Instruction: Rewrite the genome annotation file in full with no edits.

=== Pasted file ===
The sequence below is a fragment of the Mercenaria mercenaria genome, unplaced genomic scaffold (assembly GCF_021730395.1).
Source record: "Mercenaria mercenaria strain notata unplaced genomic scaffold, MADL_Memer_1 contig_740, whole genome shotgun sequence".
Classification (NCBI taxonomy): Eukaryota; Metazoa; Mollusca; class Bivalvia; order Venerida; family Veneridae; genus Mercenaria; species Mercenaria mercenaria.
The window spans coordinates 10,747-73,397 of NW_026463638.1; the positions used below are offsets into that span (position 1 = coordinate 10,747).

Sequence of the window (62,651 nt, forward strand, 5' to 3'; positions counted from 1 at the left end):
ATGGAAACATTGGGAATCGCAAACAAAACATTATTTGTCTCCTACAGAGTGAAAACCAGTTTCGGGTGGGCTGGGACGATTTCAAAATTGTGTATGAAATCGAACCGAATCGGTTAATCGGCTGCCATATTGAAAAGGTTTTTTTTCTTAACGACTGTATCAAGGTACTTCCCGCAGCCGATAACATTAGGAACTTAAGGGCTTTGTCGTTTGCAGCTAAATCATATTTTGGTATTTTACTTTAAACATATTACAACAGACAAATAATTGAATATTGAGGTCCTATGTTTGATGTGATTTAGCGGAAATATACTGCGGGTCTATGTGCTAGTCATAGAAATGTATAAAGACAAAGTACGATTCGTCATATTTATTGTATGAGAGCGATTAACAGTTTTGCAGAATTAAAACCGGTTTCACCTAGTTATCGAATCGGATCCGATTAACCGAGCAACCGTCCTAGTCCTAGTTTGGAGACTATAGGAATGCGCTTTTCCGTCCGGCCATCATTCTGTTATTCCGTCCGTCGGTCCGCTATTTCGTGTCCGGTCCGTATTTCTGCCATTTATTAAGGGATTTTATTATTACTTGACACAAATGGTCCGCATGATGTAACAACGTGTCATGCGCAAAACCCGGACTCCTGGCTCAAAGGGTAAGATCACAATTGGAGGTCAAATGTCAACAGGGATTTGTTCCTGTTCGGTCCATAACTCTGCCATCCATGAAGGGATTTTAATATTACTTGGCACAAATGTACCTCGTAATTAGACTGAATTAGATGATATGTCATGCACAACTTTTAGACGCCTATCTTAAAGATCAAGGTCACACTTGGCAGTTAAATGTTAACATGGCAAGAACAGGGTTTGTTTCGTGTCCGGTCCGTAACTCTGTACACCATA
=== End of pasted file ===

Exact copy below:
The sequence below is a fragment of the Mercenaria mercenaria genome, unplaced genomic scaffold (assembly GCF_021730395.1).
Source record: "Mercenaria mercenaria strain notata unplaced genomic scaffold, MADL_Memer_1 contig_740, whole genome shotgun sequence".
Classification (NCBI taxonomy): Eukaryota; Metazoa; Mollusca; class Bivalvia; order Venerida; family Veneridae; genus Mercenaria; species Mercenaria mercenaria.
The window spans coordinates 10,747-73,397 of NW_026463638.1; the positions used below are offsets into that span (position 1 = coordinate 10,747).

Sequence of the window (62,651 nt, forward strand, 5' to 3'; positions counted from 1 at the left end):
ATGGAAACATTGGGAATCGCAAACAAAACATTATTTGTCTCCTACAGAGTGAAAACCAGTTTCGGGTGGGCTGGGACGATTTCAAAATTGTGTATGAAATCGAACCGAATCGGTTAATCGGCTGCCATATTGAAAAGGTTTTTTTTCTTAACGACTGTATCAAGGTACTTCCCGCAGCCGATAACATTAGGAACTTAAGGGCTTTGTCGTTTGCAGCTAAATCATATTTTGGTATTTTACTTTAAACATATTACAACAGACAAATAATTGAATATTGAGGTCCTATGTTTGATGTGATTTAGCGGAAATATACTGCGGGTCTATGTGCTAGTCATAGAAATGTATAAAGACAAAGTACGATTCGTCATATTTATTGTATGAGAGCGATTAACAGTTTTGCAGAATTAAAACCGGTTTCACCTAGTTATCGAATCGGATCCGATTAACCGAGCAACCGTCCTAGTCCTAGTTTGGAGACTATAGGAATGCGCTTTTCCGTCCGGCCATCATTCTGTTATTCCGTCCGTCGGTCCGCTATTTCGTGTCCGGTCCGTATTTCTGCCATTTATTAAGGGATTTTATTATTACTTGACACAAATGGTCCGCATGATGTAACAACGTGTCATGCGCAAAACCCGGACTCCTGGCTCAAAGGGTAAGATCACAATTGGAGGTCAAATGTCAACAGGGATTTGTTCCTGTTCGGTCCATAACTCTGCCATCCATGAAGGGATTTTAATATTACTTGGCACAAATGTACCTCGTAATTAGACTGAATTAGATGATATGTCATGCACAACTTTTAGACGCCTATCTTAAAGATCAAGGTCACACTTGGCAGTTAAATGTTAACATGGCAAGAACAGGGTTTGTTTCGTGTCCGGTCCGTAACTCTGTACACCATA